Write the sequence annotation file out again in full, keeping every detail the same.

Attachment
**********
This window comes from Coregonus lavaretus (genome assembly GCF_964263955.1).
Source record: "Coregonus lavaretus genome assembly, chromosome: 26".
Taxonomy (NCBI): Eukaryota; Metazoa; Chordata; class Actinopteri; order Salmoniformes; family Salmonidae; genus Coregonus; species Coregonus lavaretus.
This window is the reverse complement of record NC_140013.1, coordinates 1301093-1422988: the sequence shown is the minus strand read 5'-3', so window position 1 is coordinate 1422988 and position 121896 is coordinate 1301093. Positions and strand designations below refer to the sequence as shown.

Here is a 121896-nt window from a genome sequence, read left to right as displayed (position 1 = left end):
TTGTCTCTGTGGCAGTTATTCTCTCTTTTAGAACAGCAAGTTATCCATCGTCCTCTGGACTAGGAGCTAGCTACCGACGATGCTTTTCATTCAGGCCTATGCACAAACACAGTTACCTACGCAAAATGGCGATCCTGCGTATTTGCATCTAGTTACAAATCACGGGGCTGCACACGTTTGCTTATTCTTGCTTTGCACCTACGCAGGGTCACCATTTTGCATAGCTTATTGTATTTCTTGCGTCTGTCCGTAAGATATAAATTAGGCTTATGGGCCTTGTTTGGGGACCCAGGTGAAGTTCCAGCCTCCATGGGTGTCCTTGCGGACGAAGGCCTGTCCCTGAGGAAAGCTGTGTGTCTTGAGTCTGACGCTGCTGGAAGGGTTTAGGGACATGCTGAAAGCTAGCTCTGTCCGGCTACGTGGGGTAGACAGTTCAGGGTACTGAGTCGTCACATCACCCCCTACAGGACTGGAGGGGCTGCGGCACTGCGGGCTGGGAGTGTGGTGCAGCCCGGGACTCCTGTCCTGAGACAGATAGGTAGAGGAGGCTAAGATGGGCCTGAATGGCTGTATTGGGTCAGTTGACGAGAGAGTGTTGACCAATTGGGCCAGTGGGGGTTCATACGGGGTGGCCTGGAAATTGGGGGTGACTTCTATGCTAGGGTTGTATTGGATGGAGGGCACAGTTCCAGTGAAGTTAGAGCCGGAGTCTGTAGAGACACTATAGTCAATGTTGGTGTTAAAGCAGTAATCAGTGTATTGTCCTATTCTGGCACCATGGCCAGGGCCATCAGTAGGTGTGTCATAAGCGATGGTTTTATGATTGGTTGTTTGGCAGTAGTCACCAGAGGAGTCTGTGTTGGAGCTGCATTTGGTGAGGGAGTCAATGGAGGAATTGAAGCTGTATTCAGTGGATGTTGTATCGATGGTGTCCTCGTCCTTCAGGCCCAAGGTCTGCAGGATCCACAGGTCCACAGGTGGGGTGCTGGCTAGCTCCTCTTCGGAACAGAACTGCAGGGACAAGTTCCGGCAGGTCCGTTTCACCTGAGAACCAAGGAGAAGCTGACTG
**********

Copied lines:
This window comes from Coregonus lavaretus (genome assembly GCF_964263955.1).
Source record: "Coregonus lavaretus genome assembly, chromosome: 26".
Taxonomy (NCBI): Eukaryota; Metazoa; Chordata; class Actinopteri; order Salmoniformes; family Salmonidae; genus Coregonus; species Coregonus lavaretus.
This window is the reverse complement of record NC_140013.1, coordinates 1301093-1422988: the sequence shown is the minus strand read 5'-3', so window position 1 is coordinate 1422988 and position 121896 is coordinate 1301093. Positions and strand designations below refer to the sequence as shown.

Here is a 121896-nt window from a genome sequence, read left to right as displayed (position 1 = left end):
TTGTCTCTGTGGCAGTTATTCTCTCTTTTAGAACAGCAAGTTATCCATCGTCCTCTGGACTAGGAGCTAGCTACCGACGATGCTTTTCATTCAGGCCTATGCACAAACACAGTTACCTACGCAAAATGGCGATCCTGCGTATTTGCATCTAGTTACAAATCACGGGGCTGCACACGTTTGCTTATTCTTGCTTTGCACCTACGCAGGGTCACCATTTTGCATAGCTTATTGTATTTCTTGCGTCTGTCCGTAAGATATAAATTAGGCTTATGGGCCTTGTTTGGGGACCCAGGTGAAGTTCCAGCCTCCATGGGTGTCCTTGCGGACGAAGGCCTGTCCCTGAGGAAAGCTGTGTGTCTTGAGTCTGACGCTGCTGGAAGGGTTTAGGGACATGCTGAAAGCTAGCTCTGTCCGGCTACGTGGGGTAGACAGTTCAGGGTACTGAGTCGTCACATCACCCCCTACAGGACTGGAGGGGCTGCGGCACTGCGGGCTGGGAGTGTGGTGCAGCCCGGGACTCCTGTCCTGAGACAGATAGGTAGAGGAGGCTAAGATGGGCCTGAATGGCTGTATTGGGTCAGTTGACGAGAGAGTGTTGACCAATTGGGCCAGTGGGGGTTCATACGGGGTGGCCTGGAAATTGGGGGTGACTTCTATGCTAGGGTTGTATTGGATGGAGGGCACAGTTCCAGTGAAGTTAGAGCCGGAGTCTGTAGAGACACTATAGTCAATGTTGGTGTTAAAGCAGTAATCAGTGTATTGTCCTATTCTGGCACCATGGCCAGGGCCATCAGTAGGTGTGTCATAAGCGATGGTTTTATGATTGGTTGTTTGGCAGTAGTCACCAGAGGAGTCTGTGTTGGAGCTGCATTTGGTGAGGGAGTCAATGGAGGAATTGAAGCTGTATTCAGTGGATGTTGTATCGATGGTGTCCTCGTCCTTCAGGCCCAAGGTCTGCAGGATCCACAGGTCCACAGGTGGGGTGCTGGCTAGCTCCTCTTCGGAACAGAACTGCAGGGACAAGTTCCGGCAGGTCCGTTTCACCTGAGAACCAAGGAGAAGCTGACTG